Sudipta Seal is enthralled by nanoparticles, particularly those of a rare earth metal called cerium. The particles are showing potential for a wide range of applications, from medicine to energy.
Seal is a professor of materials science and engineering at the University of Central Florida (UCF), and several years ago he and his colleagues engineered nanoparticles of cerium oxide (CeO2), a material long used in ceramics, catalysts and fuel cells. The novel nanocrystalline form is non-toxic and biocompatible – ideal for medical applications.
Since then, the researchers found that cerium oxide nanoparticles have two additional medical benefits: they behave like an antioxidant, protecting cells from oxidative stress, and they can be fine-tuned to potentially deliver medical treatments directly into cells.
Oxidative stress = major headache
Oxidative stress has been implicated as a cause of arthritis, heart disease and even aging. It also plays a role in several incurable blinding diseases, such as diabetic retinopathy, age-related macular degeneration, and retinal degeneration.
Oxidative stress occurs when too many reactive oxygen species (ROS) are present. These powerful molecules are generated by exposure to ionizing radiation and by commonplace reduction-oxidation reactions within cells. (Peroxide and free radicals are two examples of ROS.)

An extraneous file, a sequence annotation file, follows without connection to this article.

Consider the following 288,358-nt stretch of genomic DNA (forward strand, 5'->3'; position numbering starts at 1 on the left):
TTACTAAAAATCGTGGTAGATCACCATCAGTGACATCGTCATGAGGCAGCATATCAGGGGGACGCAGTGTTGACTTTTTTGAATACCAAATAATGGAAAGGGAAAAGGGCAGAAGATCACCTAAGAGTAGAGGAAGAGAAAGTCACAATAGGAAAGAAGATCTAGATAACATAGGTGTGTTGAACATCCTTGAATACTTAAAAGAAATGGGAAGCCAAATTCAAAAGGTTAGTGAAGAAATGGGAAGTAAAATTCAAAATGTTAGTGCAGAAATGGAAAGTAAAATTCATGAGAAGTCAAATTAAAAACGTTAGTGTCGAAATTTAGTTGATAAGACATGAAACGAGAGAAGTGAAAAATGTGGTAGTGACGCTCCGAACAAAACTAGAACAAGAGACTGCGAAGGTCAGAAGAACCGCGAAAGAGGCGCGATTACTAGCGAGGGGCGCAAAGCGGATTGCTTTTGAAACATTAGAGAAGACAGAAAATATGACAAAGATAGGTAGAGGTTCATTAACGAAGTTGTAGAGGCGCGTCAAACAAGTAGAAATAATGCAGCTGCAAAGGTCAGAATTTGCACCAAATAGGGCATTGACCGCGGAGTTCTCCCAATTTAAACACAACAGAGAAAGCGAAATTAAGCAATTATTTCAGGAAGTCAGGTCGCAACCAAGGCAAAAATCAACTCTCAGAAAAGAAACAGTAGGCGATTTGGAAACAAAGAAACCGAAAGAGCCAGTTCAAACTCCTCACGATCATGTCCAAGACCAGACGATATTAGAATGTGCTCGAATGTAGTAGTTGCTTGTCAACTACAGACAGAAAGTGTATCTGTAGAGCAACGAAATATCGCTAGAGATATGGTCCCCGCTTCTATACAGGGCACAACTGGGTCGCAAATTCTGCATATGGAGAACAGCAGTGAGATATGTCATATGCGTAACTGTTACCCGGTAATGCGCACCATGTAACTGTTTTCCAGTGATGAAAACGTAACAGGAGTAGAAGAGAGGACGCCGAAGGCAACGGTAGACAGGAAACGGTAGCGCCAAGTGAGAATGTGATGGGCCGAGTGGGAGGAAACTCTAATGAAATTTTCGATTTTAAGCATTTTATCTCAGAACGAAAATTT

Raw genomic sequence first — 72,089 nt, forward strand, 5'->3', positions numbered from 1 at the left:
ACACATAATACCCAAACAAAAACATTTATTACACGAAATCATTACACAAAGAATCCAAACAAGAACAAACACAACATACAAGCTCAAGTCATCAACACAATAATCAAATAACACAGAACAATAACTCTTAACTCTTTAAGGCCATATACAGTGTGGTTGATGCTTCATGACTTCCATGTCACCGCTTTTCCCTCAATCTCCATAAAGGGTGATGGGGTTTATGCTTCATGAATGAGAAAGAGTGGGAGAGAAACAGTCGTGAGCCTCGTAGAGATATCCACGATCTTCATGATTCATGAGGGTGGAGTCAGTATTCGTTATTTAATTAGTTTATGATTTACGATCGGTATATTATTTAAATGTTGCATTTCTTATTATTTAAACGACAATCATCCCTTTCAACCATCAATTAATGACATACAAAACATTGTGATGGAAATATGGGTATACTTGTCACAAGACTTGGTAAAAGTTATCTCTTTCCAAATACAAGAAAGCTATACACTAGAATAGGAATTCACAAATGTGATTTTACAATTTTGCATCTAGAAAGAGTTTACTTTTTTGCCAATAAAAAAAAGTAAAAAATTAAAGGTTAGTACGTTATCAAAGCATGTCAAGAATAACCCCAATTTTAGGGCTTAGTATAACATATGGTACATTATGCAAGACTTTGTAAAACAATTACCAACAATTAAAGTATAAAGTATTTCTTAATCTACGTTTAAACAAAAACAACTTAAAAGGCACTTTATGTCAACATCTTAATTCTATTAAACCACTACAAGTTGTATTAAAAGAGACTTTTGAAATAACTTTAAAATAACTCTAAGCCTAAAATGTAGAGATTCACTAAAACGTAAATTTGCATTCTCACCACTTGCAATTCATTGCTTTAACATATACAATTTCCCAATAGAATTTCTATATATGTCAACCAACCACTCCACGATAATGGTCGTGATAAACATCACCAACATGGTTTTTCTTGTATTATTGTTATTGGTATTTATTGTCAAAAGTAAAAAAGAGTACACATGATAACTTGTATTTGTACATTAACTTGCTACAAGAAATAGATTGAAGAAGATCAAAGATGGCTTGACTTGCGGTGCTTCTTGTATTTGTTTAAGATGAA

Usually, enzymes known as antioxidants protect cells from oxidative stress by disarming ROS and minimizing their toxic effects. But sometimes, the number of ROS overwhelms a biological system, causing damage to proteins, DNA and other cellular materials.
Engineering nanoparticles with antioxidant powers
Seal and his colleagues – James McGinnis, a vision scientist at the University of Oklahoma Health Sciences Center, Artem Masunov, a theoretical chemist at UCF, and William Self, a molecular and micro-biologist at UCF – engineered special cerium oxide nanoparticles, which they call “nanoceria,” for tailored biomedical applications.
In a nanocrystalline form, cerium oxide is a powerful antioxidant because its latticework crystal structure has many vacancies that can capture oxygen and the material has a large surface area.
Self showed that nanoceria mimic the activity of superoxide dismutases, an antioxidant that can stop the deadly chain reactions caused by ROS.
Nanoceria are also able to regenerate their antioxidant abilities. “Due to this catalytic property,” explains Seal, “repeated dosing with nanoceria may not be needed, as it is with certain antioxidant vitamins.”
In a biological paradox, ROS are actually required for some beneficial cellular reactions. Fortunately, nanoceria do not deactivate all ROS. Rather, says Seal, “they reduce the amount of ROS to a certain low level, thus striking a perfect balance.”
Stopping eye damage
Because they are bombarded by light and have a very high rate of oxygen metabolism, cells in the retina encounter relatively high numbers of ROS. Seal and his colleagues hypothesized that ROS may represent an “Achilles’ heel” of blinding diseases, which can be specifically targeted using cerium oxide nanoparticles.